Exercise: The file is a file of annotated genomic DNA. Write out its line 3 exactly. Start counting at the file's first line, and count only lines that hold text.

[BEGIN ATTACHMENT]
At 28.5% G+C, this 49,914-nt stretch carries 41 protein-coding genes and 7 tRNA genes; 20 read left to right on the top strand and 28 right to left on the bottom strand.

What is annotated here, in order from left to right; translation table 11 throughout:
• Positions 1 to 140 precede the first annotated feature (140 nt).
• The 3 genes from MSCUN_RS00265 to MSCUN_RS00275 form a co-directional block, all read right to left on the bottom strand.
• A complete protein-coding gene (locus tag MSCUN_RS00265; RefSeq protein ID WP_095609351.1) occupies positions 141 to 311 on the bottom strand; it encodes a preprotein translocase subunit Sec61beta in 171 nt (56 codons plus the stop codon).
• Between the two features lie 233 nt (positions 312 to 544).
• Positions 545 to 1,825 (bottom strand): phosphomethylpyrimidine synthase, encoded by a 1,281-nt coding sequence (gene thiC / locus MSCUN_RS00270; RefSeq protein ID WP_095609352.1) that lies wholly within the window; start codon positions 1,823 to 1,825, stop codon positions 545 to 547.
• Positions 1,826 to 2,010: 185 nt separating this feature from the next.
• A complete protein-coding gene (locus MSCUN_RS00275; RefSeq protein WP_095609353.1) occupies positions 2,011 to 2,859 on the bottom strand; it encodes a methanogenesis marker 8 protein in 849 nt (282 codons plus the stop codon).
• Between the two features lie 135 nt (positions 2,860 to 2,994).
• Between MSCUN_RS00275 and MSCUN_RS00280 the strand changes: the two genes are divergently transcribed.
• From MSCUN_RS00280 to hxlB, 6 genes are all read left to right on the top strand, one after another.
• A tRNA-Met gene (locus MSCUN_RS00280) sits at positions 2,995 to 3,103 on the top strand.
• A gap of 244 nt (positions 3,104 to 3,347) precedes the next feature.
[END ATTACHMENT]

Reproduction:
• Positions 1 to 140 precede the first annotated feature (140 nt).